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NPI on the Way

August 1, 2006
by Peter Mancino and Gregg Reisman
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Healthcare providers would be wise to begin the process of acquiring national provider identifiers.

With the May 23, 2007 deadline for implementation of the national provider identifier (NPI) quickly approaching, the Centers for Medicare and Medicaid Services (CMS) has implemented a number of initiatives to encourage healthcare organizations and professionals (providers) to obtain NPIs.

The NPI will replace all provider numbers (e.g., UPIN Medicare or Medicaid number, individual commercial insurer numbers) currently used in standard transactions. These current provider numbers are commonly referred to as legacy identifiers. After the deadline, the only legacy identifier that will still be accepted is the Tax Identifier Number and then only when required in addition to the NPI. In other words, after May 23, 2007, a provider will not be paid by Medicare or most other insurers if the NPI is not used on standard transactions such as claims submissions or eligibility verification.

CMS is strongly encouraging providers to apply for their NPIs as soon as possible and is taking steps to facilitate this process. In order to expedite applications by large groups of providers, CMS recently established the bulk enumerator process which allows anywhere from a few to thousands of applications to be submitted in one file.

Advice regarding the bulk enumerator process and other aspects of the NPI application has been widely published by CMS. In addition, CMS is now requiring all providers that apply for, or update, the information pertaining to Medicare billing rights with the CMS Medicare 855 Forms (CMS 855 Form) to include NPI information on that form. As the NPI implementation unfolds, CMS anticipates publishing additional policies and guidance regarding dissemination of NPI data and identification of subparts.

Bulk enumerators
Providers can obtain the NPI through a Web-based or paper application available at the Web site for the National Plan Enumerator and Provider System. In addition, CMS and the National Plan Enumerator and Provider System have developed the Electronic File Interchange which is also referred to as the bulk enumerator.

The Electronic File Interchange process is designed to allow provider-designated organizations (EFIOs) to capture multiple provider's NPI application information on a single electronic file for submission to the National Plan Enumerator and Provider System. The Electronic File Interchange is particularly unique because one file can contain hundreds or thousands of provider applications; thereby reducing the administrative and financial burdens of the provider community and the U.S Department of Health and Human Services.

A provider may submit an application through an approved EFIO by authorizing, in writing, that organization to submit the application. The EFIO is then required to gather and format the requisite information and submit it to the National Plan Enumerator and Provider System. Once the information is successfully submitted, the National Plan Enumerator and Provider System will provide the EFIO with the requested NPIs and the EFIO will distribute the NPIs to the individual providers. Providers should note that sole proprietors have slightly different application processes, and therefore, EFIOs will not submit NPI applications for sole proprietors.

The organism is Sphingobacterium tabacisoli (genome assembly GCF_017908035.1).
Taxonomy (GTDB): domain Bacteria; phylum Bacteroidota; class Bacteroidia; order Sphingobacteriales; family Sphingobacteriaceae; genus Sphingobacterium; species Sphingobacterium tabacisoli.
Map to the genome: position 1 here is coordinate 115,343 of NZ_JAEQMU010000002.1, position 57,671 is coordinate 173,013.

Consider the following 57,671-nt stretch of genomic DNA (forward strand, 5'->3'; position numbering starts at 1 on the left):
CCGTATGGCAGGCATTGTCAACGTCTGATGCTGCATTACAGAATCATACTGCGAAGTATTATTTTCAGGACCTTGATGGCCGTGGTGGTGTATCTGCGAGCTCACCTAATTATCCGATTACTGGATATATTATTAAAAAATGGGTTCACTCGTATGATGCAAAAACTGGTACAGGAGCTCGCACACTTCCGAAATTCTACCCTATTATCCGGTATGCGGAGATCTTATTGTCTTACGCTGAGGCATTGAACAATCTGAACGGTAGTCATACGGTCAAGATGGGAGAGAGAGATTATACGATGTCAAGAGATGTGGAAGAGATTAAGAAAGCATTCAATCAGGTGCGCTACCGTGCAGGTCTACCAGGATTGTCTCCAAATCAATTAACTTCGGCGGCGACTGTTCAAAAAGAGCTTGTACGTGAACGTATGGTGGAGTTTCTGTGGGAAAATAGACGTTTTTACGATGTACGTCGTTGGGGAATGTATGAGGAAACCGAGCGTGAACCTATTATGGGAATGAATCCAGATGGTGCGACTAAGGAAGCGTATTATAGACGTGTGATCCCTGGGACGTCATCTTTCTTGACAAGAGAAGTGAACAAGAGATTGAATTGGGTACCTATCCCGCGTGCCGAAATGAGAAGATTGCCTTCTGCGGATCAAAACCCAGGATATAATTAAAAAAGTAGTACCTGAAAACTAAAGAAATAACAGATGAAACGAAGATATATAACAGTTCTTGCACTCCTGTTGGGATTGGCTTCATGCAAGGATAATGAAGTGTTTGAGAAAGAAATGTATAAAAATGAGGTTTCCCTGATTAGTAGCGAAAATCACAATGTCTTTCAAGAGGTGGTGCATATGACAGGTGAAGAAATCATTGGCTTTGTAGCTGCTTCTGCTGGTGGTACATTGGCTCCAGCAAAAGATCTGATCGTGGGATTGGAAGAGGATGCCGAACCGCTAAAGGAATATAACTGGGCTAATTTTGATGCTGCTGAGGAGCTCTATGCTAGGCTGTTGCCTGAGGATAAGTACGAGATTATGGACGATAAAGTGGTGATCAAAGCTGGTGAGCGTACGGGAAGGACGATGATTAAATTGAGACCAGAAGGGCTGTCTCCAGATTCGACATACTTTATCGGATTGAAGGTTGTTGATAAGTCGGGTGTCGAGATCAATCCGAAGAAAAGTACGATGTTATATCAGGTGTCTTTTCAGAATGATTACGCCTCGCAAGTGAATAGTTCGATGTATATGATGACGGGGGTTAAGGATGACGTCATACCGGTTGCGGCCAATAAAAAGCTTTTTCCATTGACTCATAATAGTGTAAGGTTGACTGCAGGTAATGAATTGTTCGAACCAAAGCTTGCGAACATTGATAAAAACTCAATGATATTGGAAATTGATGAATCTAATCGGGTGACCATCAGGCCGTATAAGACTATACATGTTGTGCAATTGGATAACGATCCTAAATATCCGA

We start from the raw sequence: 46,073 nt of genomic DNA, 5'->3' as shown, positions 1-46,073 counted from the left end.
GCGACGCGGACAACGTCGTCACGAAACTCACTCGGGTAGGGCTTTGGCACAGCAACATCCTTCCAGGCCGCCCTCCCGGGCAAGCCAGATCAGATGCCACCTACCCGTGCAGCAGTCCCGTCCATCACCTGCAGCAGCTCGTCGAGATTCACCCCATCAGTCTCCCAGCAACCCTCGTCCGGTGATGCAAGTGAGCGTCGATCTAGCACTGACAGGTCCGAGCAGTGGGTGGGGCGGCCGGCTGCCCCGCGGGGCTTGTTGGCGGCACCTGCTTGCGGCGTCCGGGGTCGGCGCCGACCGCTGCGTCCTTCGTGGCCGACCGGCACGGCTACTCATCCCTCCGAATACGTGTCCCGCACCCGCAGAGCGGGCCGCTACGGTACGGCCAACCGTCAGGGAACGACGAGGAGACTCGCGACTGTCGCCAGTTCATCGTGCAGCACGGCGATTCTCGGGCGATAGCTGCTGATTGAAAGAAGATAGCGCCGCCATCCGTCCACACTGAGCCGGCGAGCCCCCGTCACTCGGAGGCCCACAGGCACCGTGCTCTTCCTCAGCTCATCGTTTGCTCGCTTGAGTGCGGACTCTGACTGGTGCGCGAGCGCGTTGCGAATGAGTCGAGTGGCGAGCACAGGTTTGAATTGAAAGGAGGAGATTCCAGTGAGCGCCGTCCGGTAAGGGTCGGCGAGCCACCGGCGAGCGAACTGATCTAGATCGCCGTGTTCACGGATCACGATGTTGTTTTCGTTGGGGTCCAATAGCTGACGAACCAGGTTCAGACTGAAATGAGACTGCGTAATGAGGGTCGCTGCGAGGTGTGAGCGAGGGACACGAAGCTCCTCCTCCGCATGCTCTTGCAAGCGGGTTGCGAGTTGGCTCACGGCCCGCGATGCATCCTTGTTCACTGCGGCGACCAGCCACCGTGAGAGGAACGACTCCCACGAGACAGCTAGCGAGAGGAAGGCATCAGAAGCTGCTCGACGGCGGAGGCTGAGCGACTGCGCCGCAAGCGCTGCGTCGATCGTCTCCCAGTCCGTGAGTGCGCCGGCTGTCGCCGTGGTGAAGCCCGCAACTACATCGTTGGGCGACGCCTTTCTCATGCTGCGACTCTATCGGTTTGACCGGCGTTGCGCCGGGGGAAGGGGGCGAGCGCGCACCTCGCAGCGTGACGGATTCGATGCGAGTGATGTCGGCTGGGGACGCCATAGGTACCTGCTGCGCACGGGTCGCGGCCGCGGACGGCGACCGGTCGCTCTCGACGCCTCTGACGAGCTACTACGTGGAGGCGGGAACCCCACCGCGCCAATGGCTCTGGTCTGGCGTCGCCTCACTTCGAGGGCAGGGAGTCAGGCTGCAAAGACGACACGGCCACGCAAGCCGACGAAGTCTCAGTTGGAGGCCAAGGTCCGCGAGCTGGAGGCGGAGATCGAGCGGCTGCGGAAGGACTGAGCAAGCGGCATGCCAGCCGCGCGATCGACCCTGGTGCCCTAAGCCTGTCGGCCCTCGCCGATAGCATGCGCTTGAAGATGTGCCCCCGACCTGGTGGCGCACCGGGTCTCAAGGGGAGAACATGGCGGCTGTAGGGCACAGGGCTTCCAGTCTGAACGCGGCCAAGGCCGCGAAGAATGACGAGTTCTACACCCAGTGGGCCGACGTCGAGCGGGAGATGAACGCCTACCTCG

Advice from CMS
CMS has also published various additional recommendations related to the NPI process. CMS strongly encourages providers to include all legacy identifiers on their NPI applications, and when reporting Medicaid legacy identifiers, to also include the applicable state name. Many health plans, including Medicare, are preparing crosswalks between the NPI and legacy identifiers, and inclusion of the legacy identifiers on the application will facilitate building of the crosswalks.

In addition, CMS recommends that providers continue to keep abreast of the NPI readiness schedule for each of the health plans with which they do business, as well as any billing companies that provide services to them. Health plans and billing companies must also be able to use the NPI as of the deadline.

Finally, CMS recommends that providers take measures to protect the confidentiality of their NPIs. Covered providers should only share their NPIs with entities that need them to conduct standard transactions (e.g., pharmacies, organizations where healthcare professionals have staff privileges).

Medicare 855 Forms
CMS recently passed legislation requiring providers that have not already done so to complete a CMS 855 Form in order to receive payments from Medicare. Providers must include their NPIs when filing the latest version of the CMS 855 Form and must provide a copy of their NPI notifications with each enrollment application. CMS 855 Forms that do not include this information will be rejected.

Yet to be Published
CMS has indicated that it will soon be publishing a notice regarding the strategy and process for NPI data dissemination by the National Plan Enumerator and Provider System. The notice is expected to include the data that CMS expects to be available from the National Plan Enumerator and Provider System and the protections that will be available for such information. In addition, CMS is developing a policy and additional guidance on identifying Medicare subparts within an organization.

Peter Mancino and Gregg Reisman are partners at Garfunkel, Wild & Travis P.C., a law firm in Great Neck, N.Y.

Becoming an EFIO

An organization that wishes to become an EFIO must register and obtain a certification form at The registration may be submitted electronically, but the certification must be sent to:

  • NPI Enumerator